Costs News

11 April 2019
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Matchmaker wins appeal against decision his actions led to former employer’s costs bill

A former employee of a matchmaking business has won his appeal against a ruling that he pay the costs the company incurred in defending a separate case it was claimed that he had encouraged in breach of his contractual obligations.

Seventy Thirty was in the news last year over a case brought by a former customer, Tereza Burki, seeking damages for misrepresentation. She claimed that Seventy Thirty had falsely misrepresented that it had a substantial number of wealthy male members who matched the claimant's criteria and she had been induced to pay £12,800 to become a member.

His Honour Judge Parkes QC, sitting as a High Court judge, held in August that Ms Burki was entitled to repayment of her membership fee, plus £500 damages for distress, but was required to pay £5,000 damages in respect of what was effectively a counterclaim for a libellous review of Seventy Thirty, although it was brought as a separate claim.

Seventy Thirty then brought a claim against Emmet Colville, a former employee, arguing that he had breached his contractual obligations of confidence by assisting Ms Burki to bring her claim. It claimed as a loss the legal costs it paid defending the proceedings. At first instance, District Judge Hugman agreed.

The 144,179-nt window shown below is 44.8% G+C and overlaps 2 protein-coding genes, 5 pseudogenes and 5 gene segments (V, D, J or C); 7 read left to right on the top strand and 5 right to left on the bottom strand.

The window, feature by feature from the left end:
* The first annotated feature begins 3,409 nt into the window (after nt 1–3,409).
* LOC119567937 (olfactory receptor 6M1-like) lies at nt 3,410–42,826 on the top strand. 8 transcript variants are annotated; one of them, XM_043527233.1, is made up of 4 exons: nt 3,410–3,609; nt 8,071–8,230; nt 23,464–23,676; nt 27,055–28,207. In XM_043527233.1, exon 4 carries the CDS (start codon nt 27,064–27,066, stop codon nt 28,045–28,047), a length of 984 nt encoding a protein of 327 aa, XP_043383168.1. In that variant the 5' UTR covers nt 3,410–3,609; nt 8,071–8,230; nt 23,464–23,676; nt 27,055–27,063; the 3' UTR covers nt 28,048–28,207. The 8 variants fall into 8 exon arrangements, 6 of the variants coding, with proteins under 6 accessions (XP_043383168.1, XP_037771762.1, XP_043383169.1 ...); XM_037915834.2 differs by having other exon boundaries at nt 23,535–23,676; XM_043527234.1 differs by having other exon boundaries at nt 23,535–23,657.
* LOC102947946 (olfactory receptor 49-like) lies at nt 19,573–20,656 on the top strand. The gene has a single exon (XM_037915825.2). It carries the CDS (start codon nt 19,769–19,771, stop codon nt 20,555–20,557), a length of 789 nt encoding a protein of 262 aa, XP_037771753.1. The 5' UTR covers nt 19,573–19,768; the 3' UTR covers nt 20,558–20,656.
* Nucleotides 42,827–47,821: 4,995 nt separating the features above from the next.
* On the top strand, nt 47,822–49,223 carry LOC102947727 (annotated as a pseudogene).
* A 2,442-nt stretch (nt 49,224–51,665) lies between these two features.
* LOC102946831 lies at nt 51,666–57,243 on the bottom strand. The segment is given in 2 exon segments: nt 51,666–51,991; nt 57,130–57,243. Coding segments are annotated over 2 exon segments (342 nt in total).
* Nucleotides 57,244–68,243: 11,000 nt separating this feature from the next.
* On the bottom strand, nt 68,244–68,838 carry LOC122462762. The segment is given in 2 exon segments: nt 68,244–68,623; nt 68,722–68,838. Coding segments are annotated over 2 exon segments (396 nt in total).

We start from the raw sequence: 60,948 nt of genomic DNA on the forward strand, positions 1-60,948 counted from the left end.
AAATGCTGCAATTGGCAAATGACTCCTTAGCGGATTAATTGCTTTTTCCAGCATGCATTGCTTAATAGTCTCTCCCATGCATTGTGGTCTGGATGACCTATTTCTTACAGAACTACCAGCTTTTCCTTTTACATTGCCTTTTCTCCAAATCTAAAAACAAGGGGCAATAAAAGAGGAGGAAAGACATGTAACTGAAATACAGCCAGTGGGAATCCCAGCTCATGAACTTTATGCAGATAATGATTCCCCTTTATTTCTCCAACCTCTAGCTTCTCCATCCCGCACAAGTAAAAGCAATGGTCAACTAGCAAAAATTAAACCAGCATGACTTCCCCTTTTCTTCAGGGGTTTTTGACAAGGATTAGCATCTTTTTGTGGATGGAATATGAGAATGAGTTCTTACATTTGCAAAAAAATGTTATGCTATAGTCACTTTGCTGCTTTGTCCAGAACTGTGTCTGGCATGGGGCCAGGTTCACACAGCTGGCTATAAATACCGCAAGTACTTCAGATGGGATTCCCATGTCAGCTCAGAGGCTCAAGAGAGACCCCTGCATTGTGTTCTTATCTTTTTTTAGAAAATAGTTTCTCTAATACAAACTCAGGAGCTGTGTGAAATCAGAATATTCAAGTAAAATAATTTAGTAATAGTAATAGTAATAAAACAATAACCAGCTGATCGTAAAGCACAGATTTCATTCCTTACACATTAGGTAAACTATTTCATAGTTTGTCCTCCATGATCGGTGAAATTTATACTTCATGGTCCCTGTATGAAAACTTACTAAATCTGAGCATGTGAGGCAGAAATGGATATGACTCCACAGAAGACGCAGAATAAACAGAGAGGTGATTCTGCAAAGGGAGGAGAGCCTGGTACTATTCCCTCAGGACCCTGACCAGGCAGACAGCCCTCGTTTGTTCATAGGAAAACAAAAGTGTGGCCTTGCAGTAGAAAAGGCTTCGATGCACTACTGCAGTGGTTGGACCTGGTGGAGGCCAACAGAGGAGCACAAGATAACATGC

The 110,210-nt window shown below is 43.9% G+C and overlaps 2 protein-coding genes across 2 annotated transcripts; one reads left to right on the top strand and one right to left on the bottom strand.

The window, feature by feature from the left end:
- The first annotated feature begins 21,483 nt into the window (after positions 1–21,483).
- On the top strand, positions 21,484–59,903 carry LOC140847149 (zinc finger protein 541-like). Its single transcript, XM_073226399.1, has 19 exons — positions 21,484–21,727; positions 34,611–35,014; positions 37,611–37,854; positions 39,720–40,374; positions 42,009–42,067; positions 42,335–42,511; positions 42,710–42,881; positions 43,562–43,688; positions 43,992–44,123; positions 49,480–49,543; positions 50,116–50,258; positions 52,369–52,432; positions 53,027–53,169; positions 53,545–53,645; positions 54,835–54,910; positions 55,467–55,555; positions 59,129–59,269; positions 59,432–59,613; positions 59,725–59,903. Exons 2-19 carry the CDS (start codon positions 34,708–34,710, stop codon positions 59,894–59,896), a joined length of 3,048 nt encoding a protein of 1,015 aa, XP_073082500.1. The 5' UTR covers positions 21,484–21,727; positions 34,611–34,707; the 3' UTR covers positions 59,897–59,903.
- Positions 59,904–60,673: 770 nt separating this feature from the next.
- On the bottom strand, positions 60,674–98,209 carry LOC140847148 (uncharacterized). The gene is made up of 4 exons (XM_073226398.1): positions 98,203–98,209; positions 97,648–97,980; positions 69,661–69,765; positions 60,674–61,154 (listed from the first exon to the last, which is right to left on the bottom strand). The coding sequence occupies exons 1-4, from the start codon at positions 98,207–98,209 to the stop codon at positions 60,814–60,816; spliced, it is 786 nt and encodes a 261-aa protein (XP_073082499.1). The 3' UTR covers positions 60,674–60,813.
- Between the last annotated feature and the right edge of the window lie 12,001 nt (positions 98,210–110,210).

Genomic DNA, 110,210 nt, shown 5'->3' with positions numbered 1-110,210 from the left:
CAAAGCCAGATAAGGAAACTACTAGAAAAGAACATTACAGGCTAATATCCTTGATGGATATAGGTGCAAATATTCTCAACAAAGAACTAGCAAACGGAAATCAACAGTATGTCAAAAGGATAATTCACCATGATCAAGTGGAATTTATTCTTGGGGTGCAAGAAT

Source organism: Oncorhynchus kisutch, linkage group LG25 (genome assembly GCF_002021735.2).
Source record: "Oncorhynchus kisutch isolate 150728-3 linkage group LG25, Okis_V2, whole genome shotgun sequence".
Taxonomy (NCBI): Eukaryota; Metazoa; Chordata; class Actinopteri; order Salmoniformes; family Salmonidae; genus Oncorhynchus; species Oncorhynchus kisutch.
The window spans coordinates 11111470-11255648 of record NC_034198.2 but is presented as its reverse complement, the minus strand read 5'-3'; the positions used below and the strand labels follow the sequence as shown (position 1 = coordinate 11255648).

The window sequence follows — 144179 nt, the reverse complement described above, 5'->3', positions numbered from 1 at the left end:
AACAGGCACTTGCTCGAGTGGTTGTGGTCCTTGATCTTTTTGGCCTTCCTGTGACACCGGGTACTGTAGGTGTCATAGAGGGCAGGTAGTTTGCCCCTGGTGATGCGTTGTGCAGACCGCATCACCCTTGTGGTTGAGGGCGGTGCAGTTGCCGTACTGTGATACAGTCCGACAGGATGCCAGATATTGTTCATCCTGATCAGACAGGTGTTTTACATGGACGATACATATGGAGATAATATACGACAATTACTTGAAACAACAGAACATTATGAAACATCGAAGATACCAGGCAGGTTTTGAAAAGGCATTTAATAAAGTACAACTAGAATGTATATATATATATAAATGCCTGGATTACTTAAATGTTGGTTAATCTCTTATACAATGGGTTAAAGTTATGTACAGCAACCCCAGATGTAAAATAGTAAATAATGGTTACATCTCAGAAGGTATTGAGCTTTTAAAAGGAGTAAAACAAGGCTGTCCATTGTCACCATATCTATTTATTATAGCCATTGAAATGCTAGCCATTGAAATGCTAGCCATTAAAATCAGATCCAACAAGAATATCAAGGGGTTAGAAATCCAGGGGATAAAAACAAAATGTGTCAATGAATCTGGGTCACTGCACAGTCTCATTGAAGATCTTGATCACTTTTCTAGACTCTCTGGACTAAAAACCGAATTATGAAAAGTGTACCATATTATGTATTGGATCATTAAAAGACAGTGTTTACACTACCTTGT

In Colville v Seventy Thirty Ltd [2019] EWHC 880 (QB), Mr Justice Nicklin upheld Mr Colville’s appeal, ruling that the judge's factual findings were insufficient to support his conclusion on causation. DJ Hugman failed to make clear findings about what was disclosed by Mr Colville, when, and whether that was a breach of his contractual obligations, he said.

“It was impossible, without finding clear facts as to what Mr Colville had told Ms Burki, to embark on the assessment of whether that caused her to bring the claim…

“Mr Colville could have cajoled, encouraged, persuaded, even pressurised Ms Burki to bring her claim against Seventy Thirty but, if he had not disclosed any confidential information to her, that was not a breach of contract. Equally, no amount of malice or disgruntled bad faith by Mr Colville could prove a breach of contract. This shows how important the factual findings are.”

Nicklin J’s provisional view, subject to submissions, was that he should order a retrial.

S Clarke (instructed by DAS Law) represented the appellant, with K Holderness (instructed by Keystone Law) for the respondent.

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